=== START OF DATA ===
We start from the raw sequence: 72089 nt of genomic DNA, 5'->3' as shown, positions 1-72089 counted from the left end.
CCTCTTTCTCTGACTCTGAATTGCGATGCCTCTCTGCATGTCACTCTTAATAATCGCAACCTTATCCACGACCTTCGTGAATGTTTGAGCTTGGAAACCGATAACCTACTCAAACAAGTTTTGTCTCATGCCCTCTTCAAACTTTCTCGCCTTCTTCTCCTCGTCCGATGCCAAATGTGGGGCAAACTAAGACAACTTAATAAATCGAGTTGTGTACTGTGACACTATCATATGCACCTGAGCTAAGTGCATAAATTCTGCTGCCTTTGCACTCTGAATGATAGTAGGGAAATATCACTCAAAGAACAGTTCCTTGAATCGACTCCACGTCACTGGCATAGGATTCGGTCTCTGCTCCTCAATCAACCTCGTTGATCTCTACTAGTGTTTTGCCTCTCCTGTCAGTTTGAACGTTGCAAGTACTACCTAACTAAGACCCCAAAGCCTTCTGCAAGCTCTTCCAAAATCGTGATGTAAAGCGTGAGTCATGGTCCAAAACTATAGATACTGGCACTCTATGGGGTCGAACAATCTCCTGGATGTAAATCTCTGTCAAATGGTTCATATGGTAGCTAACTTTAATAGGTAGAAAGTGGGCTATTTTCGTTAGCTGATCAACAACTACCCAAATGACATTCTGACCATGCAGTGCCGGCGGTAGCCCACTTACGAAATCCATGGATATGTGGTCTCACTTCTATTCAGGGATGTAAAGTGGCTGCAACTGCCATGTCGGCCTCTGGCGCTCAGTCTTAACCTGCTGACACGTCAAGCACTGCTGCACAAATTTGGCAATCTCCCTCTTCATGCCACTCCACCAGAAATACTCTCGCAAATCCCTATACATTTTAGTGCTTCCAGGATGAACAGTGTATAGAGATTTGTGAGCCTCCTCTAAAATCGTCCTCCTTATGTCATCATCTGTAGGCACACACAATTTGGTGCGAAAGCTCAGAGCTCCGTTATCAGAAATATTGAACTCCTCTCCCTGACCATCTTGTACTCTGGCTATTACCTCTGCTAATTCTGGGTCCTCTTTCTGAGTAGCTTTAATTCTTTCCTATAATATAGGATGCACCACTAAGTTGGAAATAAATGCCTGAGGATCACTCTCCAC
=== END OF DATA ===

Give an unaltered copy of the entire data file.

We start from the raw sequence: 72089 nt of genomic DNA, 5'->3' as shown, positions 1-72089 counted from the left end.
CCTCTTTCTCTGACTCTGAATTGCGATGCCTCTCTGCATGTCACTCTTAATAATCGCAACCTTATCCACGACCTTCGTGAATGTTTGAGCTTGGAAACCGATAACCTACTCAAACAAGTTTTGTCTCATGCCCTCTTCAAACTTTCTCGCCTTCTTCTCCTCGTCCGATGCCAAATGTGGGGCAAACTAAGACAACTTAATAAATCGAGTTGTGTACTGTGACACTATCATATGCACCTGAGCTAAGTGCATAAATTCTGCTGCCTTTGCACTCTGAATGATAGTAGGGAAATATCACTCAAAGAACAGTTCCTTGAATCGACTCCACGTCACTGGCATAGGATTCGGTCTCTGCTCCTCAATCAACCTCGTTGATCTCTACTAGTGTTTTGCCTCTCCTGTCAGTTTGAACGTTGCAAGTACTACCTAACTAAGACCCCAAAGCCTTCTGCAAGCTCTTCCAAAATCGTGATGTAAAGCGTGAGTCATGGTCCAAAACTATAGATACTGGCACTCTATGGGGTCGAACAATCTCCTGGATGTAAATCTCTGTCAAATGGTTCATATGGTAGCTAACTTTAATAGGTAGAAAGTGGGCTATTTTCGTTAGCTGATCAACAACTACCCAAATGACATTCTGACCATGCAGTGCCGGCGGTAGCCCACTTACGAAATCCATGGATATGTGGTCTCACTTCTATTCAGGGATGTAAAGTGGCTGCAACTGCCATGTCGGCCTCTGGCGCTCAGTCTTAACCTGCTGACACGTCAAGCACTGCTGCACAAATTTGGCAATCTCCCTCTTCATGCCACTCCACCAGAAATACTCTCGCAAATCCCTATACATTTTAGTGCTTCCAGGATGAACAGTGTATAGAGATTTGTGAGCCTCCTCTAAAATCGTCCTCCTTATGTCATCATCTGTAGGCACACACAATTTGGTGCGAAAGCTCAGAGCTCCGTTATCAGAAATATTGAACTCCTCTCCCTGACCATCTTGTACTCTGGCTATTACCTCTGCTAATTCTGGGTCCTCTTTCTGAGTAGCTTTAATTCTTTCCTATAATATAGGATGCACCACTAAGTTGGAAATAAATGCCTGAGGATCACTCTCCAC